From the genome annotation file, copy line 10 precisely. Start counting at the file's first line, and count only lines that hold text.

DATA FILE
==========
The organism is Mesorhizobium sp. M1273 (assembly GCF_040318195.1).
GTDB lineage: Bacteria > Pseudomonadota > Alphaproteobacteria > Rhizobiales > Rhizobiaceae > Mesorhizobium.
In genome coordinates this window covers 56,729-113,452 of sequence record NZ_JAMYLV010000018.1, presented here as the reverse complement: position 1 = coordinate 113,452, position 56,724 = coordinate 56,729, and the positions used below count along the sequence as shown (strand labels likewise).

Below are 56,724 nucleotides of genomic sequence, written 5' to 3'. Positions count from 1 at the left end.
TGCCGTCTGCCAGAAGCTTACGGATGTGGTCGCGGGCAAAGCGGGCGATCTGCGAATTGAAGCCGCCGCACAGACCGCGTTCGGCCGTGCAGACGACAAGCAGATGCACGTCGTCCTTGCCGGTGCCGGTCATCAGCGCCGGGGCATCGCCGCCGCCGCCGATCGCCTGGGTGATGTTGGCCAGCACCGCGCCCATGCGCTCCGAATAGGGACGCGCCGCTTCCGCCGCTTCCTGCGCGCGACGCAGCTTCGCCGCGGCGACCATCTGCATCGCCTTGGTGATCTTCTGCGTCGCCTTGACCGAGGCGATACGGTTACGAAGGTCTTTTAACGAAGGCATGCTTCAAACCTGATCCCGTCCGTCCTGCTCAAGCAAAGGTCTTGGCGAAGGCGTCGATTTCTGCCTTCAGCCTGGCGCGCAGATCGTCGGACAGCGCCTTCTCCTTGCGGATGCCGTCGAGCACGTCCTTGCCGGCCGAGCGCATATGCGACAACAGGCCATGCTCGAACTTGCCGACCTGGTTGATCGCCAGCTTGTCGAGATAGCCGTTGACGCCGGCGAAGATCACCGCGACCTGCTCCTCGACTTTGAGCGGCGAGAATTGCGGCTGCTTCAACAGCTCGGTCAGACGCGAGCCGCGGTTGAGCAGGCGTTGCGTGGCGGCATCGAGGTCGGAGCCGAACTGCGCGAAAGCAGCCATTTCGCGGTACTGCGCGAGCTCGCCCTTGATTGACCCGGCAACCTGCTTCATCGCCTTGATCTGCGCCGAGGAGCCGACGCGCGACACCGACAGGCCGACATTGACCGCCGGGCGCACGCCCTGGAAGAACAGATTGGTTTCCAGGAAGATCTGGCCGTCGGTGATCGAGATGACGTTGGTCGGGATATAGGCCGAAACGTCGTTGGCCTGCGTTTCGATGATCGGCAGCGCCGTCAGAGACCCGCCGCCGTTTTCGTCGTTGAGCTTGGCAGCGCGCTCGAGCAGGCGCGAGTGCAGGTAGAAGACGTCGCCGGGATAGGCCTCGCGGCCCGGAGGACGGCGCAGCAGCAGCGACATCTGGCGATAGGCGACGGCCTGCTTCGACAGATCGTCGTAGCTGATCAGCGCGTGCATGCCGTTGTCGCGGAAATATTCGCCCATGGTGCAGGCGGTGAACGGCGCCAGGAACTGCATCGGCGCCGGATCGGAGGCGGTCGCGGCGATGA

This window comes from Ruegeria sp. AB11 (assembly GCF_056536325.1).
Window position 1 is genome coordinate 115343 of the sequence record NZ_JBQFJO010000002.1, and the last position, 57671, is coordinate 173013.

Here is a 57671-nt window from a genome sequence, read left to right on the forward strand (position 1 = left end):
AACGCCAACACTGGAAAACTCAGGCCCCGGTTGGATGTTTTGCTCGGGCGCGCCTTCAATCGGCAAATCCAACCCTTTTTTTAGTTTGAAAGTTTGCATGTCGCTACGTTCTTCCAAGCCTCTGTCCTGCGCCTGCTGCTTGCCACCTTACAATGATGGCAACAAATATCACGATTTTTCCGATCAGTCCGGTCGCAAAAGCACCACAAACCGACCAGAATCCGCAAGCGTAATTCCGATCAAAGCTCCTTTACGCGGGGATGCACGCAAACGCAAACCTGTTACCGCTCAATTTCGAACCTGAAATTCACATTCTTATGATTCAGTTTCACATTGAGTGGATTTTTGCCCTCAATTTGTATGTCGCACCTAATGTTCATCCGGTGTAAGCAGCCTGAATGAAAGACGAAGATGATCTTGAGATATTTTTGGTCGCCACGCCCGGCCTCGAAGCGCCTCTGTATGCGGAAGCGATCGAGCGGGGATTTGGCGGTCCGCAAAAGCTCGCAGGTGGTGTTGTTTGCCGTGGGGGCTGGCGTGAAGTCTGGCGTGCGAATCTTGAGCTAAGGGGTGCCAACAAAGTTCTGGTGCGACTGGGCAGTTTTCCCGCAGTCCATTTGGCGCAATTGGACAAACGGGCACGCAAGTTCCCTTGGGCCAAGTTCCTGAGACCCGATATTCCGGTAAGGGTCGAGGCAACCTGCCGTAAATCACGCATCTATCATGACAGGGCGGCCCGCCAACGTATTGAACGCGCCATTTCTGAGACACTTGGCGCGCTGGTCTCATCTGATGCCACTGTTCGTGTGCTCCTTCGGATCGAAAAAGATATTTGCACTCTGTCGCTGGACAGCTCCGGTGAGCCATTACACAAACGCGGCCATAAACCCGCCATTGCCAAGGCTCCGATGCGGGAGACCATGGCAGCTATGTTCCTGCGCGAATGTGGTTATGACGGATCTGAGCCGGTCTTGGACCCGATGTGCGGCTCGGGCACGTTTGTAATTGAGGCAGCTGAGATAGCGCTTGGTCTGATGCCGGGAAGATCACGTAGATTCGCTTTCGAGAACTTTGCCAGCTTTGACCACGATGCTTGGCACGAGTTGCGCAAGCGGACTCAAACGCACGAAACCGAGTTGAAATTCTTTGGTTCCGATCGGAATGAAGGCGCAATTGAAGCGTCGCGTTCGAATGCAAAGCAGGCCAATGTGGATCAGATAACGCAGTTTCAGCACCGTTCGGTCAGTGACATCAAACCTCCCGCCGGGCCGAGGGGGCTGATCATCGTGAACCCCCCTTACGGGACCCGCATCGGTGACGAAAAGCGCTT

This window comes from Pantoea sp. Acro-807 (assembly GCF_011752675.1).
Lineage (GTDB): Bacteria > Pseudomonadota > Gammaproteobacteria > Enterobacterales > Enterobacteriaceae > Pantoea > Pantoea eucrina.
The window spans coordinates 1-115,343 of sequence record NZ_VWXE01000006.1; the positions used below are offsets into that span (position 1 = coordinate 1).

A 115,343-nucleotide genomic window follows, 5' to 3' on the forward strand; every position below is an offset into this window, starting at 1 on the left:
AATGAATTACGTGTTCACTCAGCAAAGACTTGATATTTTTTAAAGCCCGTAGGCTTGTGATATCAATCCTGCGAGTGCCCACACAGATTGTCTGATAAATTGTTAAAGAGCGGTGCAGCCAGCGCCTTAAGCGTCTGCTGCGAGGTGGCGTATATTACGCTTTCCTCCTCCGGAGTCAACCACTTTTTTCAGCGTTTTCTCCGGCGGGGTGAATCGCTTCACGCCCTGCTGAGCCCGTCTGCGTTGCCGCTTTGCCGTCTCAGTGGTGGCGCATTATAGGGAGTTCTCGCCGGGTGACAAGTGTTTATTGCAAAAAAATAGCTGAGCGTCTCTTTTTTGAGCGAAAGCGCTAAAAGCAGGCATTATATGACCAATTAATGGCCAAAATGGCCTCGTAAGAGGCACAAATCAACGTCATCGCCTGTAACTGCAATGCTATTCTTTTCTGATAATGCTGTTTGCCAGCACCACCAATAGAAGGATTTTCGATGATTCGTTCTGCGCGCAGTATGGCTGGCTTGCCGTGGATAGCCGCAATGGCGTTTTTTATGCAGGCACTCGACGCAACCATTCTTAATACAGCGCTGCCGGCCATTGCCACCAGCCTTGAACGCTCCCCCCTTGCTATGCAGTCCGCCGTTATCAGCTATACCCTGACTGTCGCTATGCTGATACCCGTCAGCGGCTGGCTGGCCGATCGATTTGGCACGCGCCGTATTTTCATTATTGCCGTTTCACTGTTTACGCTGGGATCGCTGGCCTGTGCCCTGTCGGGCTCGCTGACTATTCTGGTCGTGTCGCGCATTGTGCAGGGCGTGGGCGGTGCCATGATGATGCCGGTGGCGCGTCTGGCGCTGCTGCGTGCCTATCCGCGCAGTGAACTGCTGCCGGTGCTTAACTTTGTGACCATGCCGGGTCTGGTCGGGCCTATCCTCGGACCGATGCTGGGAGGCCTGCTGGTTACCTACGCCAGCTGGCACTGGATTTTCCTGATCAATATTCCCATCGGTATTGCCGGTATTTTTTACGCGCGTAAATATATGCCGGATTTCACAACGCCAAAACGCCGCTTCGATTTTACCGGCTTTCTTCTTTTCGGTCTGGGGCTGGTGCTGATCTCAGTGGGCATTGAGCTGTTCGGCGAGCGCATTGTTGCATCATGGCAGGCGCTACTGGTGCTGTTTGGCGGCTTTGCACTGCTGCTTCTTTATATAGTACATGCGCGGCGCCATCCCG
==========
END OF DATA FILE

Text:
This window comes from Pantoea sp. Acro-807 (assembly GCF_011752675.1).